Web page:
When Kids' Size Is a Problem, Parents Seek New Solutions
Tuesday, February 24, 2009
After 15-year-old Christina received a diagnosis of anorexia nervosa in 2006, her parents were told there was only one thing to do: Send her to a residential treatment center. "The nutritionist, the family physician, the therapist: They all said she's got to go," her mother, Anna Grieco, remembers.
The Griecos had learned of Christina's illness just months earlier, although she had been struggling with the eating disorder for three years. They found outpatient therapy for her right away, but it didn't stop her from slashing her calories to starvation levels.
Feeling helpless and guilty, as if they were somehow to blame, the Griecos, who live in Chantilly, arranged for Christina to spend two months in an eating disorders clinic in Arizona, at a cost of more than $100,000.
In their haste, they forgot about a note that one therapist had scribbled on a scrap of paper: "Maudsley approach," it read. "Very effective for adolescents."
Looking back, the Griecos wish they had focused on it sooner.
Unlike traditional eating disorder treatment programs, which tend to equate parental involvement with parental interference, the Maudsley approach treats the family as an integral part of the healing process.
Named for the London hospital where it was developed in the 1980s, the Maudsley approach views food as medicine and parents as the optimal people to help their child return to health. Unlike traditional psychotherapy, this family-based treatment views the ill teenager as unable to start eating, rather than as choosing not to eat.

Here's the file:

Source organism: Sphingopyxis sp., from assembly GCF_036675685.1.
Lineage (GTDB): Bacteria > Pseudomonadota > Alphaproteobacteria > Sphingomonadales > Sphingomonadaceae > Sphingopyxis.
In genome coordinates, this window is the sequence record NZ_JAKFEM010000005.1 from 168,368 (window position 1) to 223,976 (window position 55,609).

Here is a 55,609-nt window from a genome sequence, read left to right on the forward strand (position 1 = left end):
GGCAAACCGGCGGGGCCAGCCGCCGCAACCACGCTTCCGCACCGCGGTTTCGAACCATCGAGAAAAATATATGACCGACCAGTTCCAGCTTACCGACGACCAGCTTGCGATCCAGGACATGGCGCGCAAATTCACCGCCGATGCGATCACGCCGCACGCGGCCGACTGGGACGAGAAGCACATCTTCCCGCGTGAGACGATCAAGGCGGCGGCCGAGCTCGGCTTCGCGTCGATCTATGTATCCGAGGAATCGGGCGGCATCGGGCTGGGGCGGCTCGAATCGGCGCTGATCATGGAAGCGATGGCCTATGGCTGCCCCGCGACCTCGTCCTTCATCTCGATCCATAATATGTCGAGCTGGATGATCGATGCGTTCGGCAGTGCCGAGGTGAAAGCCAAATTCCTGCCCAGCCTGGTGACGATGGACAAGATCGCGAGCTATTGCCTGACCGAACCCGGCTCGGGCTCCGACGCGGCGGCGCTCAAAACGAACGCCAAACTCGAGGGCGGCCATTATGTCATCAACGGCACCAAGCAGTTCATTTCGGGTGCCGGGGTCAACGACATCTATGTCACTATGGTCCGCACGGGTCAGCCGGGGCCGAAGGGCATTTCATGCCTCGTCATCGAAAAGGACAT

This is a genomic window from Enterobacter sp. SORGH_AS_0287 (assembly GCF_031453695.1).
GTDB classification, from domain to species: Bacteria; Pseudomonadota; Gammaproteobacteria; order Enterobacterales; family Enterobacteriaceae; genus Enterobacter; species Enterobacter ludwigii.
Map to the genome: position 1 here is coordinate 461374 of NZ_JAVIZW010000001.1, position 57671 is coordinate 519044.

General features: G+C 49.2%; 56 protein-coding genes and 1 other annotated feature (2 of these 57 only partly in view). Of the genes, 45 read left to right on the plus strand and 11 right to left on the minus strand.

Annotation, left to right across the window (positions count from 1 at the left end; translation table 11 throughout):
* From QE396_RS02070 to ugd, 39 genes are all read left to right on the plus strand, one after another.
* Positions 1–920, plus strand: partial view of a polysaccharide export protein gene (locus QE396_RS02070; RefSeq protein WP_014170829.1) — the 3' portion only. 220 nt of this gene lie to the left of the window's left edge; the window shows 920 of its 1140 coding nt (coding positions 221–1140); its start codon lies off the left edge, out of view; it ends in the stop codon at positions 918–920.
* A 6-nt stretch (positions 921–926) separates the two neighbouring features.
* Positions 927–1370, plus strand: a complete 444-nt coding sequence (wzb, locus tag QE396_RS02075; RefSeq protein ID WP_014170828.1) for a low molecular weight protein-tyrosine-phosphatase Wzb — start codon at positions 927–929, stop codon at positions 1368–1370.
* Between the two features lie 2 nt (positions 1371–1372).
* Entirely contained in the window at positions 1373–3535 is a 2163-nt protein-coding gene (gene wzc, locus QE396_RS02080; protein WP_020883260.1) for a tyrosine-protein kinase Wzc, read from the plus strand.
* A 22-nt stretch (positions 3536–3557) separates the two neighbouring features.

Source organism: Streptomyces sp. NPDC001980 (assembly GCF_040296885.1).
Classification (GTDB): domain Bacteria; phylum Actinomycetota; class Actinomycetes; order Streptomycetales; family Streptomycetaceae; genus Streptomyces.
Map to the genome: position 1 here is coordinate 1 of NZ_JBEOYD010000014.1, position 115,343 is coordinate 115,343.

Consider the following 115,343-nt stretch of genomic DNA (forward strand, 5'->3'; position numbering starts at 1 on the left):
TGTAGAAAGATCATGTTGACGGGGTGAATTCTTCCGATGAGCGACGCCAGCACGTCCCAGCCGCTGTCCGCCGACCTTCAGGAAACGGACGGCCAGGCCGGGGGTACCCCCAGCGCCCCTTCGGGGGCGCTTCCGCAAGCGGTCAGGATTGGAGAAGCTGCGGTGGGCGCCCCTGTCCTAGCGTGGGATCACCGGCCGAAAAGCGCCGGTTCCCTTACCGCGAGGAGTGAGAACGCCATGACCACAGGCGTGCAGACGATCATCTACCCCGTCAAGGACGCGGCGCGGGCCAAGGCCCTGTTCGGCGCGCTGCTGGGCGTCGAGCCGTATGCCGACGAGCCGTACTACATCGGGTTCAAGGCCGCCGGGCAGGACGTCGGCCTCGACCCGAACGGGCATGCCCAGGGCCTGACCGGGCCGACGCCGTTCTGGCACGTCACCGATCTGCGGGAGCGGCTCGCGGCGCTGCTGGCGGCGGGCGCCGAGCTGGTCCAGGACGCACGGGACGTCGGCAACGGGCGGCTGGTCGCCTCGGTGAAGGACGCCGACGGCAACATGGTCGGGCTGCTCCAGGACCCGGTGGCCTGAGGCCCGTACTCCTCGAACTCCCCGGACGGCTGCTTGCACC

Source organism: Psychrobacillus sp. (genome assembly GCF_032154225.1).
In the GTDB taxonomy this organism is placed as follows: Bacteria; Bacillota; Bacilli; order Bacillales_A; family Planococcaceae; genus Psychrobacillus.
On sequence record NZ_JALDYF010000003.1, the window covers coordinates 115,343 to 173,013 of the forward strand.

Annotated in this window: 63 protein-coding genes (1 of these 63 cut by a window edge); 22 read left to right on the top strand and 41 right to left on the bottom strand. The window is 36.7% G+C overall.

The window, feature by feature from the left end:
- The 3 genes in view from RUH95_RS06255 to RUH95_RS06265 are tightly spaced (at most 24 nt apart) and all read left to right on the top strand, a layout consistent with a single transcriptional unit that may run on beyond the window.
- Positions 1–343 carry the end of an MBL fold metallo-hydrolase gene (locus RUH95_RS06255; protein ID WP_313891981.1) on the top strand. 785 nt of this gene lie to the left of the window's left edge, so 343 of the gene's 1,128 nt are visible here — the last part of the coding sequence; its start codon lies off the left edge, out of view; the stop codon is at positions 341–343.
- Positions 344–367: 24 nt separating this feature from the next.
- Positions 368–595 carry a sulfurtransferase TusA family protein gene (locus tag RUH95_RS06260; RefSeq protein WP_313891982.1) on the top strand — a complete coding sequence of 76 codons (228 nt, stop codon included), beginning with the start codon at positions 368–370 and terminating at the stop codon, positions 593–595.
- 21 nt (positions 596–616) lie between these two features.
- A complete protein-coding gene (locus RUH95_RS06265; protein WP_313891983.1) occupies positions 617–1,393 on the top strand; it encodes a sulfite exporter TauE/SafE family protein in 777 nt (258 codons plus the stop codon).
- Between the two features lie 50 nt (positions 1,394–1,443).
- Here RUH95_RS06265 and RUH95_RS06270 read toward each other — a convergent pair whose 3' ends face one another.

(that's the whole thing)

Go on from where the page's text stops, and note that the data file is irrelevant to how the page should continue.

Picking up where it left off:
"Contrary to the general belief that kids with anorexia nervosa have an iron will, it's the exact opposite," said Tomas Silber, an adolescent medicine specialist and head of the Don Delaney Eating Disorders Program at Children's National Medical Center. "They literally cannot stop [starving]."
Therapist as Coach
Treatment with the Maudsley approach consists of three phases. During Phase I, the family focuses on working together to help the adolescent return to a healthy weight, with the therapist typically acting as a coach. As weight is restored and disordered thoughts start to retreat, Phase II hands control of food and eating back to the teenager. During Phase III, a therapist works with the adolescent to deal with any issues that might stand in the way of a healthy launch into adulthood. "Parents have to learn to step up to protect the child," Silber said, "and in the process of therapy you also let go of the older adolescent or young adult that emerges out of the disease."
A combination of promising research studies and the development of training programs for therapists has increased the popularity of this approach in the United States. The National Institutes of Health is funding research on the Maudsley approach at five universities across the country, and parent-advocates have stepped forward to demand further research.
As Daniel Le Grange, director of the Eating Disorders Clinic at the University of Chicago and one of the original developers of the Maudsley approach, said, "Parents are so helpful in taking care of children in any other sphere of life, why do we not include them when it comes to the treatment for anorexia?"
The exclusion of parents remains common in much anorexia treatment. Some therapists fear that parental involvement will interrupt the normal processes of growing up; others fear taking away the adolescent's control of something as fundamental as what they eat.